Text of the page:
Releases October 18, 2016
My rating: 4 out of 5
*I received a free advance copy in exchange for an honest review.
The Short Of It:
I enjoyed this woman-behind-the-man look at Albert Einstein's first wife, a gifted physicist herself, who may have had much more influence on Einstein's work than we know.
The Long Of It:
I read a lot of historical fiction, and a couple times a year I come across a book that reminds me just how lucky I am to be a woman living in the 21st century. I'm not sure how accurate the portrayal of Einstein as a rather terrible jerk is, but I do know that his remarkable wife would've been infinitely more likely to flourish if she'd been born in a later era.
"The Other Einstein" is a based-in-fact fictional portrait of Albert Einstein's first wife, Mileva Maric. She was born in Serbia in 1875, a time when girls were expected to get married, bear children and keep house -- not excel at science and mathematics. Universities were almost exclusively men's domain, and Mileva was the only woman in the physics program when she began her degree in Switzerland. There she met charismatic Albert Einstein -- the only classmate who would give her the time of day, despite her gender -- and at Albert's persistence their friendship eventually evolved into romance.
Mileva was an utterly brilliant physicist -- at least, according to the author -- and the idea that she played a role in the development of the theory of relativity has been under debate for years, but her name is not the one gracing the Nobel Prize or the history books. Benedict attempts to fill in the blanks in Mileva's story; how did a physics genius become a child-rearing housewife whose days were completely devoid of science?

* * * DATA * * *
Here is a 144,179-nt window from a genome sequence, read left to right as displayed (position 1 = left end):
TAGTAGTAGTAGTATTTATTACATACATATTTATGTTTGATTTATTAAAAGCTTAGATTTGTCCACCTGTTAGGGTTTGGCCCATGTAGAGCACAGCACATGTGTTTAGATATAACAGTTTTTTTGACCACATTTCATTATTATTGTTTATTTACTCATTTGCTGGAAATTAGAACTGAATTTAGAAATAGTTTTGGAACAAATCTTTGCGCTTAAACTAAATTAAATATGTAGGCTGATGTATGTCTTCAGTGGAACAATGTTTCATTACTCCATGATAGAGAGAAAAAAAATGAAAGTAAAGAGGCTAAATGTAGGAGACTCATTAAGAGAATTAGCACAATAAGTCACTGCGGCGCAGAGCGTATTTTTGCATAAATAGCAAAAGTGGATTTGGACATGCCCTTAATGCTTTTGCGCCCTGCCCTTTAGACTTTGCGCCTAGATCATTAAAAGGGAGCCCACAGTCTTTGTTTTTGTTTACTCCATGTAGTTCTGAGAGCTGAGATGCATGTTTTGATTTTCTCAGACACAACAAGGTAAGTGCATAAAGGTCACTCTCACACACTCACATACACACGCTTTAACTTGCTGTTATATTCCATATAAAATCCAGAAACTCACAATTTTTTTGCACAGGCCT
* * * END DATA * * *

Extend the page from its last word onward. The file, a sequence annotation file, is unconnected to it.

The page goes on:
I instantly fell in love with Mileva. She's full of perseverance and never let the copious obstacles to her education get in her way -- and she's kind, thoughtful and so very intelligent. My favorite part of the book was when she first arrives in Switzerland for university and moves into a boarding house with three other college women -- who become her first-ever friends. Benedict richly describes the atmosphere of late 1800s Zurich: the university, the coffee houses where intellectuals would gather for intense discussions, and the stunning mountains and forests surrounding the city where Mileva and her friends enjoy hiking.
But the joyful happiness and intellectual stimulation of Mileva's first years in Zurich are not to last -- and the author places the blame for this solely with Albert Einstein. She writes him as a chauvinist, a manipulator, a thief of ideas, a lazy slob, a neglectful husband and father, a man completely self-interested and an adulterer. I don't know much about Einstein's personal life and I do hope these traits are exaggerated for the story -- but knowing the time period I wouldn't be surprised if the portrait Benedict paints is mostly accurate. In the book, Mileva suffers horribly because of Albert; tragedy after tragedy befalls her, and worst of all, Albert sees to it that she gradually becomes isolated from the world of physics she loves so very much. The story was difficult to read at times, but I cheered when Mileva finally got herself out of the cruel and terrible hole Albert had shoved her in.
Even though parts of the book made me so angry I wanted to chuck it at the wall, I still really enjoyed this peek at Mileva, a little-known woman who had so much potential -- and who could possibly, as the author posits, have contributed much more than we will ever know to her volatile husband's work. Readers who enjoyed "The Paris Wife" by Paula McLain and "The Atomic Weight of Love" by Elizabeth J. Church should find this an interesting read.